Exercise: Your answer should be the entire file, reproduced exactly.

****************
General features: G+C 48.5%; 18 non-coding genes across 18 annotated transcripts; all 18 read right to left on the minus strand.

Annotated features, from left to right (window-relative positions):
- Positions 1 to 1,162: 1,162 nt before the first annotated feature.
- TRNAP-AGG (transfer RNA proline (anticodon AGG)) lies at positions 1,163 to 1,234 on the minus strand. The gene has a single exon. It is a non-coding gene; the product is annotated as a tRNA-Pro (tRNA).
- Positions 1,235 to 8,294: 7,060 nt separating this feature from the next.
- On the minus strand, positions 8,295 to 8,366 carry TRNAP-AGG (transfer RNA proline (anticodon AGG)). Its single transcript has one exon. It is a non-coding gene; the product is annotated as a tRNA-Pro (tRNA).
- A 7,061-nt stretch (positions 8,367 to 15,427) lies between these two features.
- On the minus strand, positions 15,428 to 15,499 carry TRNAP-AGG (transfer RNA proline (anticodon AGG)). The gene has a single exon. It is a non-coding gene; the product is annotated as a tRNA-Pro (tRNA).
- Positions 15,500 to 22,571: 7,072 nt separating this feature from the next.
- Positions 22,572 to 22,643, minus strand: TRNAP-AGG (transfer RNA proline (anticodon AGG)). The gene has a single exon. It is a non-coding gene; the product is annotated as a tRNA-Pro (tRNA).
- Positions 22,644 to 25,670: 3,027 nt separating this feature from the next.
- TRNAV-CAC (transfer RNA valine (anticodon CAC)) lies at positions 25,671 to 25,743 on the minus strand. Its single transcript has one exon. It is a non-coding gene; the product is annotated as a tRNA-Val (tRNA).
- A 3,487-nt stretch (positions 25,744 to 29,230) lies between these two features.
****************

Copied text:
General features: G+C 48.5%; 18 non-coding genes across 18 annotated transcripts; all 18 read right to left on the minus strand.

Annotated features, from left to right (window-relative positions):
- Positions 1 to 1,162: 1,162 nt before the first annotated feature.
- TRNAP-AGG (transfer RNA proline (anticodon AGG)) lies at positions 1,163 to 1,234 on the minus strand. The gene has a single exon. It is a non-coding gene; the product is annotated as a tRNA-Pro (tRNA).
- Positions 1,235 to 8,294: 7,060 nt separating this feature from the next.
- On the minus strand, positions 8,295 to 8,366 carry TRNAP-AGG (transfer RNA proline (anticodon AGG)). Its single transcript has one exon. It is a non-coding gene; the product is annotated as a tRNA-Pro (tRNA).
- A 7,061-nt stretch (positions 8,367 to 15,427) lies between these two features.
- On the minus strand, positions 15,428 to 15,499 carry TRNAP-AGG (transfer RNA proline (anticodon AGG)). The gene has a single exon. It is a non-coding gene; the product is annotated as a tRNA-Pro (tRNA).
- Positions 15,500 to 22,571: 7,072 nt separating this feature from the next.
- Positions 22,572 to 22,643, minus strand: TRNAP-AGG (transfer RNA proline (anticodon AGG)). The gene has a single exon. It is a non-coding gene; the product is annotated as a tRNA-Pro (tRNA).
- Positions 22,644 to 25,670: 3,027 nt separating this feature from the next.
- TRNAV-CAC (transfer RNA valine (anticodon CAC)) lies at positions 25,671 to 25,743 on the minus strand. Its single transcript has one exon. It is a non-coding gene; the product is annotated as a tRNA-Val (tRNA).
- A 3,487-nt stretch (positions 25,744 to 29,230) lies between these two features.